My mom is one of the best people I know.
She's the kind of person that total strangers will tell their life story to. She just has a way about her that invites people to instantly feel at ease, and a way of listening that allows you to get to the root of any problem and feel the light at the end of the tunnel.
She has also had medical problems for as long as I can remember.
She explained to me once that she has weak connective tissue which caused lots of her insides to not stay where they're supposed to be. She also has Degenerative Disc Disease which started when she was much younger then it normally begins. She has had so many surgeries that we often joke they should just put a zipper in. Many of the surgeries have been to repair herniated discs. She is in constant pain, needs a cane to get around, and has had to change her lifestyle significantly to accomodate her back pain, which typically is mostly sciatic pain that shoots right down her left leg. And yet she is still that amazing person that I described above.
Monday she had yet another surgery to repair a rectal prolapse. This is actually the third such repair she has had, though this time is with a colorectal surgeon instead of a gynecological one. Hopefully this one will work. All week the moment I finished teaching I ran over to the hospital to spend time with her and then rushing home in time to meet the kids as they get off the bus. On Monday and Tuesday I also teach Hebrew, so as soon as DH came home I rushed out to teach and then came back home exhausted.
Each day seeing my mom in the hospital was incredibly hard. It's always hard to see my mom after surgery because she's weak and wearing no make up - she looks so different. This time around was worse. On Monday I arrived expecting her to be in recovery. Her surgery was scheduled for 11; I got there at 1. It was a reasonable assumption. For whatever reason, she did not go back for surgery until 3:00. That meant she had to lay on her back in that tiny pre-op room, anxious and nervous and in tremendous pain since she had not had any of her anti-inflamatory medication for a couple weeks in preparation for surgery PLUS she hadn't taken any of regular pain killers that morning since she wasn't supposed to eat or drink since midnight the night before. It was crazy and I felt that if I wasn't there advocating for her she never would have finally gotten a pain injection at 2 which helped her so much, though she was still in pain.
The next day I arrived only to find her in tremendous pain down her leg, but because she is who she is, she was downplaying it, calling it "discomfort." When I pushed her to quantify the pain on the number scale, she admitted that it was about an 8 on a scale of 1 to 10. Again, I felt the need to be her advocate, insisting that the nurse, first of all, be sure to question my mom more specifically about the amount of pain she was feeling and, second, contact her surgeon immediately to have him order more pain meds for her.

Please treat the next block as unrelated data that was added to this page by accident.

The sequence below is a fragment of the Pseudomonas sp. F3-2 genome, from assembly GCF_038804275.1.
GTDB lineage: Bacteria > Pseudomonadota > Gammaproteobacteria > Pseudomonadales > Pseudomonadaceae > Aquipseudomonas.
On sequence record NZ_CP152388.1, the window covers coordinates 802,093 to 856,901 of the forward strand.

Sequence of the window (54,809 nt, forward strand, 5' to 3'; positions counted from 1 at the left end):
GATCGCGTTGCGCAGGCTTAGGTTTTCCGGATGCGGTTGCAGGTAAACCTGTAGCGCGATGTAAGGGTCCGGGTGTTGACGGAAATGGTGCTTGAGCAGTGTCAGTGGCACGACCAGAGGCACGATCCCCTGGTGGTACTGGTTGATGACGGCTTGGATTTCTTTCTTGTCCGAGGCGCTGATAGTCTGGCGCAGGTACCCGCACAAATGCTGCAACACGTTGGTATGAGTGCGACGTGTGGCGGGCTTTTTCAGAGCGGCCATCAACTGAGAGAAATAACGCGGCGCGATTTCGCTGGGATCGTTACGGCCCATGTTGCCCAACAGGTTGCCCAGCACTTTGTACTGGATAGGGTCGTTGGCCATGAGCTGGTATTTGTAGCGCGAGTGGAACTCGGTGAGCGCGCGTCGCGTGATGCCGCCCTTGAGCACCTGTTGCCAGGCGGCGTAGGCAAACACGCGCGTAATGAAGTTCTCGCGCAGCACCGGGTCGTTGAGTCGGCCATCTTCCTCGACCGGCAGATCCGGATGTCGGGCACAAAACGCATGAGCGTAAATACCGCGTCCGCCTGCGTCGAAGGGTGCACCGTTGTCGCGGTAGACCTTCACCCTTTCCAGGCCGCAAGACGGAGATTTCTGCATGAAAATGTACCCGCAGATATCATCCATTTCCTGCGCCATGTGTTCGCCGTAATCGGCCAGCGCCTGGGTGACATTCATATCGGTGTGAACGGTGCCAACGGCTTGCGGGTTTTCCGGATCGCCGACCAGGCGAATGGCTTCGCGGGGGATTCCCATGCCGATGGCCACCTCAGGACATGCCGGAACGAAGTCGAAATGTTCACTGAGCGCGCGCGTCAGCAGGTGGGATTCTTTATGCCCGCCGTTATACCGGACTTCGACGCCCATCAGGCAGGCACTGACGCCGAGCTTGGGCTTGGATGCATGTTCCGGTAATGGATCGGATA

Today when I arrived she began having more embarassing issues requiring the nurse to come and help her clean up. However when she was ringing the bell for help, no one was coming. She was mortified, and uncomfortable, and didn't want my dad or me to have to clean her up, but was unable to independently take care of herself yet. I went out and tracked down the first nurse I saw, insisting they come in and help her. She did. She brought her to the bathroom, removed the soiled linens on the recliner my mom had been sitting on, and then told my mom to just buzz when she was ready. Then she left my mom in the bathroom and proceeded to take another patient somewhere on some other floor. Of course my mom was finished before she came back. She began walking back to her chair (on which I quickly grabbed sheets and chucks from her bed), in tremendous pain and breathing hard to try to control the pain, and no sooner did she sit when she soiled herself again. And the nurse still wasn't back. It was an awful situation for my mom, and while she had no control over these bodily functions, I felt that I needed to be in the room with her to help her sit, stand, walk to the bathroom (and then eventually to a portable commode instead), provide wet cloths for her to clean herself, all kinds of things that the nurses should do. Don't get me wrong - those nurses were each in charge of about sixteen other patients, I know they are overworked and underpaid, but this is my MOM I'm talking about. I don't want her to feel so embarrassed and in pain and unable to do anything about it if she doesn't have to.
I went back again tonight and her stomach seems to have settled down, allowing her to have enough control that she is able to make it to the bathroom on time now, something that relieved me beyond words. I left her tonight feeling better because SHE seemed to be feeling somewhat better. She is supposed to be discharged tomorrow at some point. The recovery from this surgery could take up to two months. And I will feel torn this whole time; divided between my kids and this house and my mom and her house.
I thought I had time before I would become part of the "sandwhich generation." I thought that was something that really referred to people much older than me. But the fact is I'm nearing forty. My mom is an unhealthy sixty-six; my dad is an extremely active seventy-six who survived non-Hodgkin's Lymphona, though the chemo destroyed his immune system and he is highly succeptible to all kinds of infections. I love that my sister and I live near them and that we are available to help them when they need it. But it's times like this that I begin looking ahead and try to envision what the future holds. I know it's impossible to predict.
Still, I wouldn't mind find that crystal ball.